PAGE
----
1. The Morasthite, or of Maresheth, a village near Eleutheropolis, in the west of Judah; the seventh in order of the lesser prophets. He prophesied under Jotham, Ahaz, and Hezekiah, kings of Judah, for about fifty years, if with some we reckon from near the beginning of the reign of Jotham, to the last year of Hezekiah B. C. 750-698. He was nearly contemporary with Isaiah, and has some expressions in common with him. Compare Isaiah 2:2 with Micah 4:1, and Isaiah 41:15 with Micah 4:13. His bold fidelity served as a shield to the prophet Jeremiah a century afterwards, Jeremiah 26:18,19 Micah 3:12. He wrote in an elevated and vehement style, with frequent transitions. His prophecy relates to the sins and judgments of Israel and Judah, the destruction of Samaria and Jerusalem, the return of the Jews from captivity, and the punishment of their enemies. He proclaims the coming of the Messiah, "whose going forth have been from of old, from everlasting," as the foundation of all hope for the glorious and blessed future he describes; and specifies Bethlehem in Judah as the place where He should be born of woman, Micah 5:2,3. The prediction was thus understood by the Jews, Matthew 2:6 John 7:41,42.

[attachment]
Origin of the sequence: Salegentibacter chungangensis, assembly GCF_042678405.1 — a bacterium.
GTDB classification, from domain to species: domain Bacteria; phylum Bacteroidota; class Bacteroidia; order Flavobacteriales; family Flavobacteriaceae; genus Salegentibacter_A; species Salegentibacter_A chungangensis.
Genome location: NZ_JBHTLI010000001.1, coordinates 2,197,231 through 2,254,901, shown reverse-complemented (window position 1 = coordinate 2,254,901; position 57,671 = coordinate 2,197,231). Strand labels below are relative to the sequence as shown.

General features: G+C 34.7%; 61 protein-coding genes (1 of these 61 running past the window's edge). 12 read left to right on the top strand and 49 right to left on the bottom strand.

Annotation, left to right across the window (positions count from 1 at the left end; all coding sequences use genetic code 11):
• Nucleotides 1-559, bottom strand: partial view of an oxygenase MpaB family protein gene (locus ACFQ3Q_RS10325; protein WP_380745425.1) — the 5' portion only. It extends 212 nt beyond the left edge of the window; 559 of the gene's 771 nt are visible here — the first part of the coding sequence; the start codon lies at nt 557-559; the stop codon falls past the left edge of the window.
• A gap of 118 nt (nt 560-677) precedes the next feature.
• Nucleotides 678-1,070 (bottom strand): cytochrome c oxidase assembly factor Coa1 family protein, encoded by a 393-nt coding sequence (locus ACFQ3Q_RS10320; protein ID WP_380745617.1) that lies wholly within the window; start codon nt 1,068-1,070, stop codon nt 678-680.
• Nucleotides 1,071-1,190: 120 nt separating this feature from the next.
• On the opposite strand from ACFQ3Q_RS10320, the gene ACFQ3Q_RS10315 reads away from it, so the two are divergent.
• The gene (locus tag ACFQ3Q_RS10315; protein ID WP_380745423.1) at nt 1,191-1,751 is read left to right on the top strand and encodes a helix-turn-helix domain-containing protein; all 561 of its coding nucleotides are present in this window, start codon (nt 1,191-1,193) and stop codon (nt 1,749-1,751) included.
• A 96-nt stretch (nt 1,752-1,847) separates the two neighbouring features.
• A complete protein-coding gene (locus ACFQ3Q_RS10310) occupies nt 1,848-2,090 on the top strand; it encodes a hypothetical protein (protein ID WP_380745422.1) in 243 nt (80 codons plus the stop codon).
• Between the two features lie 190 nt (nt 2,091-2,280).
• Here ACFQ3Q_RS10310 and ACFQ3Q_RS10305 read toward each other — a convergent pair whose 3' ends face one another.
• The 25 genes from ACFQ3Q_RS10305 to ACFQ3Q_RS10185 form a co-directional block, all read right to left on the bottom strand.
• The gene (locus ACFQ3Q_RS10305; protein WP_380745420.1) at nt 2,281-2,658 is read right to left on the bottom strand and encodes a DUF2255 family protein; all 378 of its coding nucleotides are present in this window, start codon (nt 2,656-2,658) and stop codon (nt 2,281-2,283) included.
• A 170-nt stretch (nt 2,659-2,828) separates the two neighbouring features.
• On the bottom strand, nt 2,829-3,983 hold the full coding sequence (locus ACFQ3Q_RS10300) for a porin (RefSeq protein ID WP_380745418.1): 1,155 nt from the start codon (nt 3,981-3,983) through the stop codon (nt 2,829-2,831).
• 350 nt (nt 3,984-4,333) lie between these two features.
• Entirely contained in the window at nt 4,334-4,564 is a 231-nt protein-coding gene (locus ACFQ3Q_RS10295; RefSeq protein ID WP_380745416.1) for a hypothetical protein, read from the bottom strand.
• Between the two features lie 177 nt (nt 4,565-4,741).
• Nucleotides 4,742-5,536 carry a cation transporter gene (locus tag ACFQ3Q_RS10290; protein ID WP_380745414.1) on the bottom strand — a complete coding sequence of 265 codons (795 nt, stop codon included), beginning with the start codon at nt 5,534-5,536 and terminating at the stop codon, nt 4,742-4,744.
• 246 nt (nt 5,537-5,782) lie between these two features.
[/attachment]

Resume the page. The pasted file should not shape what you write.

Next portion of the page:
2. An Ephraimite in the time of the Judges, soon after Joshua, who stole eleven hundred shekels of silver from his mother, but restored them, and with her consent employed them in establishing a private sanctuary, with an image to be used in the worship of Jehovah, and with a Levite for his priest. Providence frowned on his idolatrous service, and a troop of Danites robbed him of his priest and of all implements of worship, Judges 17:13.